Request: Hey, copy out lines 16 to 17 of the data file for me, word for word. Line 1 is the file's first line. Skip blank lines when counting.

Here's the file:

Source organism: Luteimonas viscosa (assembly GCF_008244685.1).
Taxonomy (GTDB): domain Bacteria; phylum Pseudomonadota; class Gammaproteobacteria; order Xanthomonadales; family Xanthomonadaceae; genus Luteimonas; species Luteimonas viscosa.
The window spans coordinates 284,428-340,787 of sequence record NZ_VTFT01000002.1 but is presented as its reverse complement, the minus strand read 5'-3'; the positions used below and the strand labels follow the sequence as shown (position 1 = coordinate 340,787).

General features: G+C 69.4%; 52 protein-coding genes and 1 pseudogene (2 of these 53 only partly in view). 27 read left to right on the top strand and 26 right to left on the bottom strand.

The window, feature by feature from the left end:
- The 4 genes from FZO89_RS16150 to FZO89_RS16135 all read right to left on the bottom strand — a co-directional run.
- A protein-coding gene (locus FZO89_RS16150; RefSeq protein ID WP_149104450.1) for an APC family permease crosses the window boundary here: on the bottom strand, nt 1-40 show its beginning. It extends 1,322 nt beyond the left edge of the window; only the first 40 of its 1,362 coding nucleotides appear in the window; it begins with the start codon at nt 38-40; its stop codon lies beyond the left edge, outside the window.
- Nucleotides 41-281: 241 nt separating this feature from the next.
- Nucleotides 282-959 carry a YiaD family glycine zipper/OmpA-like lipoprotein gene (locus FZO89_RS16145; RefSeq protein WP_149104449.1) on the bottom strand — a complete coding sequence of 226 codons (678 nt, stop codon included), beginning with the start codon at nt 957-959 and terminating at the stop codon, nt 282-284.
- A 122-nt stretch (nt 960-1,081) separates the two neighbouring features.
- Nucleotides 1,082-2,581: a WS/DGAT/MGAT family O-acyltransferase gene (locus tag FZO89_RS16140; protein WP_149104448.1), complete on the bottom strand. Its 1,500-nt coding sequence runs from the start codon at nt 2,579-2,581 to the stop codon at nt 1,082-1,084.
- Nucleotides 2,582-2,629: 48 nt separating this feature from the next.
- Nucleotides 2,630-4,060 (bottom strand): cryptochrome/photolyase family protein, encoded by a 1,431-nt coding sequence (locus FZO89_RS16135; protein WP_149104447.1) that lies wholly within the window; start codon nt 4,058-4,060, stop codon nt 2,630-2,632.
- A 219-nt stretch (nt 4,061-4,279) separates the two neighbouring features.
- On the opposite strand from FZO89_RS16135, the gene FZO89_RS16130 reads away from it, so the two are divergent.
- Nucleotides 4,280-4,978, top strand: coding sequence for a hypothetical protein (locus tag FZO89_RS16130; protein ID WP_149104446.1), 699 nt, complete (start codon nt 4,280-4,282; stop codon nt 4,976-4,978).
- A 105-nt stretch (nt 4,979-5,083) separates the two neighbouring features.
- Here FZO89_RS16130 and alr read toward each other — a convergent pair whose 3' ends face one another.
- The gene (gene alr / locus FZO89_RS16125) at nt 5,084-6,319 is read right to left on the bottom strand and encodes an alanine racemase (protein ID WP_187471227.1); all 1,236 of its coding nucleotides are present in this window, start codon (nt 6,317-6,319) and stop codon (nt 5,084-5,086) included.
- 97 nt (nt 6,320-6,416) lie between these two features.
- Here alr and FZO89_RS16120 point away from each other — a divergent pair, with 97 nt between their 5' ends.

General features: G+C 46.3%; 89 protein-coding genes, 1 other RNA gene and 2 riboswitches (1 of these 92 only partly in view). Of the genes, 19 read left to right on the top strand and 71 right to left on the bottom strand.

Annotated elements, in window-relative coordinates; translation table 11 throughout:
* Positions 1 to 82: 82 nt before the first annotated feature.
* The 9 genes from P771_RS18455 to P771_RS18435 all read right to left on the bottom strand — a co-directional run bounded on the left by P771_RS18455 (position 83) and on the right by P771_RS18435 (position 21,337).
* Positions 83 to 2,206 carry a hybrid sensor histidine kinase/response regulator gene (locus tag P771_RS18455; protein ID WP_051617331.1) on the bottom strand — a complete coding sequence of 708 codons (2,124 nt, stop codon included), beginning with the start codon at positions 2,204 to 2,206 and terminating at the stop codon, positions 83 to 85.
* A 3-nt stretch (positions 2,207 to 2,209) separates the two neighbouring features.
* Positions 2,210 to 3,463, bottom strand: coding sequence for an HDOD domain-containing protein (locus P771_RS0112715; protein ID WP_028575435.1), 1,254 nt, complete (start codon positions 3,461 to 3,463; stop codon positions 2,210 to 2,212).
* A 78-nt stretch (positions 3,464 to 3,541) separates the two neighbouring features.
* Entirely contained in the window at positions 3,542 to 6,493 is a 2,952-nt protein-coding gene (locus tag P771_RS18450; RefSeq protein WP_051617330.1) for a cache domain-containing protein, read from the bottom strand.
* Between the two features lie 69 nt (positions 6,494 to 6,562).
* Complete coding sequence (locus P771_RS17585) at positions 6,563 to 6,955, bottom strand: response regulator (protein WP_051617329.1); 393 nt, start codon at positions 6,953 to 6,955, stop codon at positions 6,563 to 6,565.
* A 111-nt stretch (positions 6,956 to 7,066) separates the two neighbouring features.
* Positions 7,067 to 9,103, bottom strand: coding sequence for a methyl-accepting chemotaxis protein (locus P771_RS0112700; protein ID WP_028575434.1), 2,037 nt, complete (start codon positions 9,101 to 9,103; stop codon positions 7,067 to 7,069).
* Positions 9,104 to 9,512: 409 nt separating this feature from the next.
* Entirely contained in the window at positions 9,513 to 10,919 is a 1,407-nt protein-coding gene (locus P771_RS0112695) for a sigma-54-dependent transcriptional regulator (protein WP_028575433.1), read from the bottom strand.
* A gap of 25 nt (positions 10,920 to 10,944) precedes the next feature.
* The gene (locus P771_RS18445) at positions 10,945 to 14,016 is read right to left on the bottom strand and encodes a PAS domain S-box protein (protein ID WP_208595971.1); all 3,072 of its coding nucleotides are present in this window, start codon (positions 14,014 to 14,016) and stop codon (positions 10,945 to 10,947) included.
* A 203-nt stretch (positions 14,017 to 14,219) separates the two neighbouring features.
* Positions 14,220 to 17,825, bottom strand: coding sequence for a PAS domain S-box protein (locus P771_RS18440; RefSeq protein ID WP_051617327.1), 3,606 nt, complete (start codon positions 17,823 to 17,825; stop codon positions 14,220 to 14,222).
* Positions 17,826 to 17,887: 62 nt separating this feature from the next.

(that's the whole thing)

- Nucleotides 4,280-4,978, top strand: coding sequence for a hypothetical protein (locus tag FZO89_RS16130; protein ID WP_149104446.1), 699 nt, complete (start codon nt 4,280-4,282; stop codon nt 4,976-4,978).
- A 105-nt stretch (nt 4,979-5,083) separates the two neighbouring features.